Health and Hygiene
NHS guidance poster "Should I keep my child off school?'
Our policy for Supporting pupils with medical conditions
Whilst we recognise that some sun is good for us, sun safety is an important health and safety issue for schools.
The good news is that skin cancer is almost entirely preventable and with parental support, simple steps can be undertaken to ensure that your child is protected and can enjoy the sun safely.
Please take the time to read through our Sun Safety Agreement (here), detailing sun safety measures. Parental support will play a vital role in our efforts to implement this in the following ways:
We make sunscreen available for the whole school and ensure that every child has access to quality, hypoallergenic sunscreen when necessary. If this is not appropriate for your child, please let your child’s class teacher know.
Children are strongly encouraged to apply their own sunscreen. We will help younger or less able pupils only where necessary, unless otherwise instructed by the parent. Parents can provide valuable support by teaching their children how to apply their own sunscreen effectively, with minimum mess and also by allowing them to practise.
It is recommended that parents also apply sunscreen before school especially if UV levels are high https://www.bbc.co.uk/weather/2640729
We ask that parents also ensure their child has a suitable sun hat that is clearly labelled and kept at school from May until the end of September. Sun hats should ideally be either broad-brimmed (bucket style) or a legionnaire style to shade the face, neck and ears.
To avoid dehydration in the warmer weather we continue to ask that all children bring in a labelled refillable water bottle each day. We will encourage children to seek out shade and limit time outside when appropriate.
Sun safety will be reinforced in assembly and in class so that children develop an understanding of the importance of keeping safe in the sun.
There are lots of respiratory infections that cause sore throats, colds and coughs circulating at this time of year. Flu and coronavirus (COVID-19) are currently circulating at high levels in the UK population and scarlet fever, which is caused by group A streptococcus, also continues to be reported.
At St Joseph’s we are following government guidance to prevent the spread of infections and to keep our school happy and healthy.
- Keeping classrooms and communal areas ventilated (but not cold) and airing rooms well when not in use.
- Taking regular outdoor breaks
- Teaching children the importance of good hand hygiene, practicing regular handwashing with soap and warm water, especially before eating.
- Providing hand sanitiser gels.
- Ensuring that children have good cough and cold hygiene. Tissues and designated bins are provided throughout the school.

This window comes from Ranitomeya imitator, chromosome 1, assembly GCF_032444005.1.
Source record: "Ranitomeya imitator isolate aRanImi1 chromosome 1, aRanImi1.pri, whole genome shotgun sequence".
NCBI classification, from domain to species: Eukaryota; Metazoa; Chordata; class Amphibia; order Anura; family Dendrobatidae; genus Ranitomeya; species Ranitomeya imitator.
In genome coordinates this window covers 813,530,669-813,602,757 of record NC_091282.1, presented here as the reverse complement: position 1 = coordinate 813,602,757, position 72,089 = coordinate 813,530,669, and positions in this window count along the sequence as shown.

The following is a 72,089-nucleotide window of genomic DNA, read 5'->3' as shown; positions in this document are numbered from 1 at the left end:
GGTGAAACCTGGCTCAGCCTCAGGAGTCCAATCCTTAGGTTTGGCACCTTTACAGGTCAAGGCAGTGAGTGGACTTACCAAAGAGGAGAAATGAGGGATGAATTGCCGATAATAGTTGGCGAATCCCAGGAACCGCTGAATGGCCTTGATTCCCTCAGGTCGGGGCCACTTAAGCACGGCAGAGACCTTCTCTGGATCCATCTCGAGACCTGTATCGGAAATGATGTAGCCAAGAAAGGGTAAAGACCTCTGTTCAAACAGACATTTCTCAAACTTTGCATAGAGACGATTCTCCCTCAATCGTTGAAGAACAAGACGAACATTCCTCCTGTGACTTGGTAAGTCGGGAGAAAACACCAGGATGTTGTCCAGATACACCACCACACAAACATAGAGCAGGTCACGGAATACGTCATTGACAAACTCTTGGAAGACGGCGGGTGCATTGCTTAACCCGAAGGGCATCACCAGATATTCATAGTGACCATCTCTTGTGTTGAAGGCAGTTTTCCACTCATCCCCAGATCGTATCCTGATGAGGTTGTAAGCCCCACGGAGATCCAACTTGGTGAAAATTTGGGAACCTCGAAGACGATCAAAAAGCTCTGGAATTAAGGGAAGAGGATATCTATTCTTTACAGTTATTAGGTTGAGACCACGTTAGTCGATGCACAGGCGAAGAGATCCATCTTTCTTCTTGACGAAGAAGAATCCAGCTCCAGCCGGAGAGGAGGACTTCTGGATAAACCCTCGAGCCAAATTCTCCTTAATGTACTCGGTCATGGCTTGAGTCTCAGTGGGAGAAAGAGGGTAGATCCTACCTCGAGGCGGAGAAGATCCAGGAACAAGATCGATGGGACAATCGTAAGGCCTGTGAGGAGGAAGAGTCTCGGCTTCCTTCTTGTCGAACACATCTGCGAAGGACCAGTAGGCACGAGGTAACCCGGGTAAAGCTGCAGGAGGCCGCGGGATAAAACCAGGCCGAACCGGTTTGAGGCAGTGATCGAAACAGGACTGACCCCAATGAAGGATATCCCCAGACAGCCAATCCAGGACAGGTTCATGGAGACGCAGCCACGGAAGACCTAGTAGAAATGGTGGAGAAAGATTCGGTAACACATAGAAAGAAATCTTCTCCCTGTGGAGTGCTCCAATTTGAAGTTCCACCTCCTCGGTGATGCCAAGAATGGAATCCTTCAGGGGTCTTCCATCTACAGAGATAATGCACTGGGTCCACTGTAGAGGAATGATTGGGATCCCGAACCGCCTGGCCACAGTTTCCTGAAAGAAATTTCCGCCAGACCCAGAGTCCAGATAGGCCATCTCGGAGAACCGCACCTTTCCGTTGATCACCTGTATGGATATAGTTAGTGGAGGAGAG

Remember that flu vaccination is still available for all eligible groups and is the best protection against the virus. Flu can be very unpleasant and in some cases can lead to more serious illness. Getting your child vaccinated protects them and others they come into contact with, and it’s still not too late.
Eligible children include:
- those aged 2 and 3 on 31 August 2022
- all primary school-aged children
- some secondary school-aged children
You can get more information getting your child vaccinated against flu on NHS.UK.
Please click links below to read government guidance for families on Scarlet Fever and Group A Strep
Information letter parents - English
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Accidents at School
The majority of our staff who are first aid trained for minor injury. We keep a record of injuries and accidents as per our policy. We will always contact the family if there is a serious injury or if we have any concerns or questions.
Accidents at Home
If a child has had an accident at home, please let the class teacher know (either through phoning the office or through an email to the office. Please do not use SeeSaw for this purpose.
If your child needs special assistance (such as staying in at breaktimes or drinking a lot of water), please contact the office and we will write a Risk Assessment which will set out exactly what support is needed for the child. This will then be shared with relevant staff.
School Office - 01865 763357
School Email - firstname.lastname@example.org
Headlice are common in young children and their families. They do not have anything to do with dirty hair and are picked up by head-to-head contact.
Head lice are tiny insects that only live on humans. The eggs are grey or brown and about the size of a pinhead which stick to the hair, close to the scalp. The eggs hatch in 7 to 10 days. Empty eggshells (nits) are white and shiny and are found further along the hair shaft as they grow out.
Head lice are spread by direct head-to-head contact and therefore tend to be more common in children because of the way they play. They cannot jump, fly or swim. Itching and scratching occurs 2 to 3 weeks after coming into close contact with someone who has headlice.